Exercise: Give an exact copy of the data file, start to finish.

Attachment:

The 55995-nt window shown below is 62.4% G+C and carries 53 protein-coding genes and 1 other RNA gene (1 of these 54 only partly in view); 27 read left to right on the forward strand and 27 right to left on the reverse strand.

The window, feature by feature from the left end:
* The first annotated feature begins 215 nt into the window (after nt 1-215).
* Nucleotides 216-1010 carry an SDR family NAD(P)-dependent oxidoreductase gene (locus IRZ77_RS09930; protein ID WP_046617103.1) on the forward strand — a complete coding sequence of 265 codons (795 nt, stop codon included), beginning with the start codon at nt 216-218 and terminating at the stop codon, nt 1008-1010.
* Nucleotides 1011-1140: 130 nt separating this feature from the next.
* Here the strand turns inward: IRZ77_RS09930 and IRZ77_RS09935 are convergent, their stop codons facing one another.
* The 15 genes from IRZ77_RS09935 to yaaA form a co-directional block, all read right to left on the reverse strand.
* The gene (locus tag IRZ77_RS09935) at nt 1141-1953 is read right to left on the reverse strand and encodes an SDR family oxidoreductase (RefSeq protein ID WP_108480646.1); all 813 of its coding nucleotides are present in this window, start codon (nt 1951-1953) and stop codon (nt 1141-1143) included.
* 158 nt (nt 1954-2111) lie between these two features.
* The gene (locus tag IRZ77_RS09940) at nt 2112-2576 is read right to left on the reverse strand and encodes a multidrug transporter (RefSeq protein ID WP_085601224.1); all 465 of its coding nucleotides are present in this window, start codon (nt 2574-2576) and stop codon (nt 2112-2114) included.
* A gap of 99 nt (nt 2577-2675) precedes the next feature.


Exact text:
The 55995-nt window shown below is 62.4% G+C and carries 53 protein-coding genes and 1 other RNA gene (1 of these 54 only partly in view); 27 read left to right on the forward strand and 27 right to left on the reverse strand.

The window, feature by feature from the left end:
* The first annotated feature begins 215 nt into the window (after nt 1-215).
* Nucleotides 216-1010 carry an SDR family NAD(P)-dependent oxidoreductase gene (locus IRZ77_RS09930; protein ID WP_046617103.1) on the forward strand — a complete coding sequence of 265 codons (795 nt, stop codon included), beginning with the start codon at nt 216-218 and terminating at the stop codon, nt 1008-1010.
* Nucleotides 1011-1140: 130 nt separating this feature from the next.
* Here the strand turns inward: IRZ77_RS09930 and IRZ77_RS09935 are convergent, their stop codons facing one another.
* The 15 genes from IRZ77_RS09935 to yaaA form a co-directional block, all read right to left on the reverse strand.
* The gene (locus tag IRZ77_RS09935) at nt 1141-1953 is read right to left on the reverse strand and encodes an SDR family oxidoreductase (RefSeq protein ID WP_108480646.1); all 813 of its coding nucleotides are present in this window, start codon (nt 1951-1953) and stop codon (nt 1141-1143) included.
* 158 nt (nt 1954-2111) lie between these two features.
* The gene (locus tag IRZ77_RS09940) at nt 2112-2576 is read right to left on the reverse strand and encodes a multidrug transporter (RefSeq protein ID WP_085601224.1); all 465 of its coding nucleotides are present in this window, start codon (nt 2574-2576) and stop codon (nt 2112-2114) included.
* A gap of 99 nt (nt 2577-2675) precedes the next feature.